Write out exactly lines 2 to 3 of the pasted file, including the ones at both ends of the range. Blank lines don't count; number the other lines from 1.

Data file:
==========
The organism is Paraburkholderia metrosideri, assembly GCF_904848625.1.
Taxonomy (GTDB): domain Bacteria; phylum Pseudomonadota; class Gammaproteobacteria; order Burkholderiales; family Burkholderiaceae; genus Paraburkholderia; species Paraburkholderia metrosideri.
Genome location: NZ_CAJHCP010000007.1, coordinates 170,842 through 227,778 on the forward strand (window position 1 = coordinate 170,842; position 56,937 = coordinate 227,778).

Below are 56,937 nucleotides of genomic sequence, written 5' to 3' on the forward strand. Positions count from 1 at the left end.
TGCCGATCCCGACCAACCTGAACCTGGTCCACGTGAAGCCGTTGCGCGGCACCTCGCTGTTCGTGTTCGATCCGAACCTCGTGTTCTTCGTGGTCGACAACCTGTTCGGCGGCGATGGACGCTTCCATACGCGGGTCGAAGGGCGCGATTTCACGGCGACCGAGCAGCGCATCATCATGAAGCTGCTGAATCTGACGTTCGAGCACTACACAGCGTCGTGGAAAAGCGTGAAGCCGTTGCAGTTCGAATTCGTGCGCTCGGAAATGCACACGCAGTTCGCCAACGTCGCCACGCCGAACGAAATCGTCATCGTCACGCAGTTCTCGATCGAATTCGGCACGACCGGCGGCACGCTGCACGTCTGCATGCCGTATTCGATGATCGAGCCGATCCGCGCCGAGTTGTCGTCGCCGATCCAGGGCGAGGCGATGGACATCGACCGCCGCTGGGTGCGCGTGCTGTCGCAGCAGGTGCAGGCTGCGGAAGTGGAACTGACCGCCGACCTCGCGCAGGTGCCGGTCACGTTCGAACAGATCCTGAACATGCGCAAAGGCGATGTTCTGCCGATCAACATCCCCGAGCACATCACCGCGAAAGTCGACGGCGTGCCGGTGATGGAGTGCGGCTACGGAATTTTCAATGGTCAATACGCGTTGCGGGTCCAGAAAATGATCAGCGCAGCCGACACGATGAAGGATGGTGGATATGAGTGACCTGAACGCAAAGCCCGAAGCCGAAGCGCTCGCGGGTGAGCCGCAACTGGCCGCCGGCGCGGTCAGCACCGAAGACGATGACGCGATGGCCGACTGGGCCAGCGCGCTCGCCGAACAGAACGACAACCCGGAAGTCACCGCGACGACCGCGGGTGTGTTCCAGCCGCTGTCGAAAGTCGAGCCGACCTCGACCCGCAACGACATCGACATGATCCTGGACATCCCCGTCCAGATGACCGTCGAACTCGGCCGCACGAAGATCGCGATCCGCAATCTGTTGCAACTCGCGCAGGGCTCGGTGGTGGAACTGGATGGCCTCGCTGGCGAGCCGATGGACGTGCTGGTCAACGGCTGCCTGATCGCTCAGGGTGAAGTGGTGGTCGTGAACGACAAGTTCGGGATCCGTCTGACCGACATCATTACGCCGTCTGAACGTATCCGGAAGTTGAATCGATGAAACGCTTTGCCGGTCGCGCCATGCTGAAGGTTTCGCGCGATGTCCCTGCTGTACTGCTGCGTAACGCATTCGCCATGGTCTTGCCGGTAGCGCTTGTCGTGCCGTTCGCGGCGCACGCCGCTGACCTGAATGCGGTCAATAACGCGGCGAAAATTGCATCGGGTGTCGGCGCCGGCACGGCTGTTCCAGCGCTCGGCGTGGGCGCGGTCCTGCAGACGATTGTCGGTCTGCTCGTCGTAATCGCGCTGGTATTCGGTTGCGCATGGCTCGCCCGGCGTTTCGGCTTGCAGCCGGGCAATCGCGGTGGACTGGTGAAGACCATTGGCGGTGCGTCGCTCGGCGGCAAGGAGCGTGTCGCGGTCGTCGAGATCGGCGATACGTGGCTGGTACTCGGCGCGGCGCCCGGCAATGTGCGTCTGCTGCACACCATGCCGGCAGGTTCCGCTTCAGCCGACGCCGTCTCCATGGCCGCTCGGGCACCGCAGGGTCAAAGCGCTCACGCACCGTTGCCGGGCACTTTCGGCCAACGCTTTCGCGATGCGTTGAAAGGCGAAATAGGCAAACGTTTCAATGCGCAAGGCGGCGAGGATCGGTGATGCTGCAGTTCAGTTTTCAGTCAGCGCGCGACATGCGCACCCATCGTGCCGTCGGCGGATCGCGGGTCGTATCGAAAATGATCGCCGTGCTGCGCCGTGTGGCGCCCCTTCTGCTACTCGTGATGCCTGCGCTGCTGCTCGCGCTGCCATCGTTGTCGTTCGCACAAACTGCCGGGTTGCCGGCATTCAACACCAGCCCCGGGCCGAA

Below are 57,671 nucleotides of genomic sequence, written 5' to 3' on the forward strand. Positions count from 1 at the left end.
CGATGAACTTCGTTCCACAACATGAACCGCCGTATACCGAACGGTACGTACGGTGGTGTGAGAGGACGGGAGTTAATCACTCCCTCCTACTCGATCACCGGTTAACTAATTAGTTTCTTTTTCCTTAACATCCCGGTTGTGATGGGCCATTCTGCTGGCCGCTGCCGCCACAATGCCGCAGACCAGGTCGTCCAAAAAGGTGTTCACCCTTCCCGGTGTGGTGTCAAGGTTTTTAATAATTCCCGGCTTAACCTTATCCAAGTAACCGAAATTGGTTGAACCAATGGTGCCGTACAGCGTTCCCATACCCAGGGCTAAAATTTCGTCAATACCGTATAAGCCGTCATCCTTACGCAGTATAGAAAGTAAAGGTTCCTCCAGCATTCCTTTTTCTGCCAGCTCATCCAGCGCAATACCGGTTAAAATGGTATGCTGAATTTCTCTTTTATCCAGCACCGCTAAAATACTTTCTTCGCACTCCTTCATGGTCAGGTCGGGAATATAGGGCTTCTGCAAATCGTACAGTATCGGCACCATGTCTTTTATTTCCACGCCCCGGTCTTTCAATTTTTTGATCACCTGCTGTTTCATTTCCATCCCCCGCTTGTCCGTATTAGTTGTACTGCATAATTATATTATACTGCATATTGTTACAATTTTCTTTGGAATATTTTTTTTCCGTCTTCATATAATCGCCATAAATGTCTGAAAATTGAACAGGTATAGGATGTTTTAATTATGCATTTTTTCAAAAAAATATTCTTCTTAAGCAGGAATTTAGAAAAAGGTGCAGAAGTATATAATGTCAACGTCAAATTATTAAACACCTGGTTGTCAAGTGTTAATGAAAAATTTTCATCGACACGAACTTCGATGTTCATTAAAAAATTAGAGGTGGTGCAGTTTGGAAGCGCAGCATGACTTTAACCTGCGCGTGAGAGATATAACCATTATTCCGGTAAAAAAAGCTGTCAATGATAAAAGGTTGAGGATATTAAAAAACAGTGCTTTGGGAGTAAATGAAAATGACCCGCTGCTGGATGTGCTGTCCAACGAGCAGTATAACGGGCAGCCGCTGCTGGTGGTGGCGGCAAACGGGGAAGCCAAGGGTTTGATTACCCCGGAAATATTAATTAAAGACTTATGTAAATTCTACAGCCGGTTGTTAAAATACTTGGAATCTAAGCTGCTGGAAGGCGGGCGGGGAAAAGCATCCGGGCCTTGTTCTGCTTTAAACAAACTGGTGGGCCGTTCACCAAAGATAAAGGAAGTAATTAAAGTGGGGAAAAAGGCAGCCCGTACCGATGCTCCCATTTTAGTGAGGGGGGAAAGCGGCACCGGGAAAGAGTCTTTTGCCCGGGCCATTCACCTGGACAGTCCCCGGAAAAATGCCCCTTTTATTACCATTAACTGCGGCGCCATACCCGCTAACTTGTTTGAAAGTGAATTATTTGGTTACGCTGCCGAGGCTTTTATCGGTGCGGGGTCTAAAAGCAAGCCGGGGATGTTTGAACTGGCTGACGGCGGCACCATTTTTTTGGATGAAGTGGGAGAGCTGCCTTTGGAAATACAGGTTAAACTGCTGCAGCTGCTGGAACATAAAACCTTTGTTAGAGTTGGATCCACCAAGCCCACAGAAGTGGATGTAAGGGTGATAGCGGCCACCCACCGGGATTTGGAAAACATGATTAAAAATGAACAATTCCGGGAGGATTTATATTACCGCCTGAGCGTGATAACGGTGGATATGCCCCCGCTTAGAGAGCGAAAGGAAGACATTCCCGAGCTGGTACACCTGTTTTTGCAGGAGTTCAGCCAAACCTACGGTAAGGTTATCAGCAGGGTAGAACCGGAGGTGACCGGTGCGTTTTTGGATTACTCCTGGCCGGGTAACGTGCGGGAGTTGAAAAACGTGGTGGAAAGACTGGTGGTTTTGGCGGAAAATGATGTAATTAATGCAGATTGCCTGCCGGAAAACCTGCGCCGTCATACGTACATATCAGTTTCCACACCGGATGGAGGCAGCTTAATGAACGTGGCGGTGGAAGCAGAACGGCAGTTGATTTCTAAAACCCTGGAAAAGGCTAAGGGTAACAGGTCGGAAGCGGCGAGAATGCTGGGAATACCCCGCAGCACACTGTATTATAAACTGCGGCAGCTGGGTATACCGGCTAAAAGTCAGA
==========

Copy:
Taxonomy (GTDB): domain Bacteria; phylum Pseudomonadota; class Gammaproteobacteria; order Burkholderiales; family Burkholderiaceae; genus Paraburkholderia; species Paraburkholderia metrosideri.
Genome location: NZ_CAJHCP010000007.1, coordinates 170,842 through 227,778 on the forward strand (window position 1 = coordinate 170,842; position 56,937 = coordinate 227,778).